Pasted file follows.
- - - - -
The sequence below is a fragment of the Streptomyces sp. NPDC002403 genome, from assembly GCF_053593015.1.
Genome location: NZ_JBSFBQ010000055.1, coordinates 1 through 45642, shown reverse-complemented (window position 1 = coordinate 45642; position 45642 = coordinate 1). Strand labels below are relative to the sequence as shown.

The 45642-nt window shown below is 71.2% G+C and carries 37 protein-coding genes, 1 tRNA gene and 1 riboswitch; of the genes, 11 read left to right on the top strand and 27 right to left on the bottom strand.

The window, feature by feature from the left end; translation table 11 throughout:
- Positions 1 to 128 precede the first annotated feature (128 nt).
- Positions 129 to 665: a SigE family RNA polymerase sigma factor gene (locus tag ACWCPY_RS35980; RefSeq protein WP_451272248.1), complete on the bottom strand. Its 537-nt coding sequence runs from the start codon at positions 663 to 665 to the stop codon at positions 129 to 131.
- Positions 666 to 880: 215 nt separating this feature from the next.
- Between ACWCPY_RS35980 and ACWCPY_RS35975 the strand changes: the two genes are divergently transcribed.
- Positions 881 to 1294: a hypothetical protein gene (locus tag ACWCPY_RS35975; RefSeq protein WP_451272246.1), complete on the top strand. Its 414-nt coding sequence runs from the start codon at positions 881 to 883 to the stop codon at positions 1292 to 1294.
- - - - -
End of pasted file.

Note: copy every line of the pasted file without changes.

The sequence below is a fragment of the Streptomyces sp. NPDC002403 genome, from assembly GCF_053593015.1.
Genome location: NZ_JBSFBQ010000055.1, coordinates 1 through 45642, shown reverse-complemented (window position 1 = coordinate 45642; position 45642 = coordinate 1). Strand labels below are relative to the sequence as shown.

The 45642-nt window shown below is 71.2% G+C and carries 37 protein-coding genes, 1 tRNA gene and 1 riboswitch; of the genes, 11 read left to right on the top strand and 27 right to left on the bottom strand.

The window, feature by feature from the left end; translation table 11 throughout:
- Positions 1 to 128 precede the first annotated feature (128 nt).
- Positions 129 to 665: a SigE family RNA polymerase sigma factor gene (locus tag ACWCPY_RS35980; RefSeq protein WP_451272248.1), complete on the bottom strand. Its 537-nt coding sequence runs from the start codon at positions 663 to 665 to the stop codon at positions 129 to 131.
- Positions 666 to 880: 215 nt separating this feature from the next.
- Between ACWCPY_RS35980 and ACWCPY_RS35975 the strand changes: the two genes are divergently transcribed.
- Positions 881 to 1294: a hypothetical protein gene (locus tag ACWCPY_RS35975; RefSeq protein WP_451272246.1), complete on the top strand. Its 414-nt coding sequence runs from the start codon at positions 881 to 883 to the stop codon at positions 1292 to 1294.